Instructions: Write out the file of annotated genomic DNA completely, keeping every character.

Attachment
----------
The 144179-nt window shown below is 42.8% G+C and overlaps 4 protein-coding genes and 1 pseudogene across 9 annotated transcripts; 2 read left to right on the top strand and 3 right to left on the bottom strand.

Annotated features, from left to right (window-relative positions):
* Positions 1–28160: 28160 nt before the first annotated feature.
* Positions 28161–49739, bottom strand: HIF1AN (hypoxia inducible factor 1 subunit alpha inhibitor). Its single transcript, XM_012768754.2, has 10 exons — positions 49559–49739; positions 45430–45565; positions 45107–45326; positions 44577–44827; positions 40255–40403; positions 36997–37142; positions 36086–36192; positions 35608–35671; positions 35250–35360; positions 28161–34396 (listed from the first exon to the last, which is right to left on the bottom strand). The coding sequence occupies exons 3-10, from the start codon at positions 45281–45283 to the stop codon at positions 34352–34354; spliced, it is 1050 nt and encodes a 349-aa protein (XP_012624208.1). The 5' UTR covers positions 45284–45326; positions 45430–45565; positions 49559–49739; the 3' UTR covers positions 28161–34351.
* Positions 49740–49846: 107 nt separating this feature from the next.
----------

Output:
The 144179-nt window shown below is 42.8% G+C and overlaps 4 protein-coding genes and 1 pseudogene across 9 annotated transcripts; 2 read left to right on the top strand and 3 right to left on the bottom strand.

Annotated features, from left to right (window-relative positions):
* Positions 1–28160: 28160 nt before the first annotated feature.
* Positions 28161–49739, bottom strand: HIF1AN (hypoxia inducible factor 1 subunit alpha inhibitor). Its single transcript, XM_012768754.2, has 10 exons — positions 49559–49739; positions 45430–45565; positions 45107–45326; positions 44577–44827; positions 40255–40403; positions 36997–37142; positions 36086–36192; positions 35608–35671; positions 35250–35360; positions 28161–34396 (listed from the first exon to the last, which is right to left on the bottom strand). The coding sequence occupies exons 3-10, from the start codon at positions 45281–45283 to the stop codon at positions 34352–34354; spliced, it is 1050 nt and encodes a 349-aa protein (XP_012624208.1). The 5' UTR covers positions 45284–45326; positions 45430–45565; positions 49559–49739; the 3' UTR covers positions 28161–34351.
* Positions 49740–49846: 107 nt separating this feature from the next.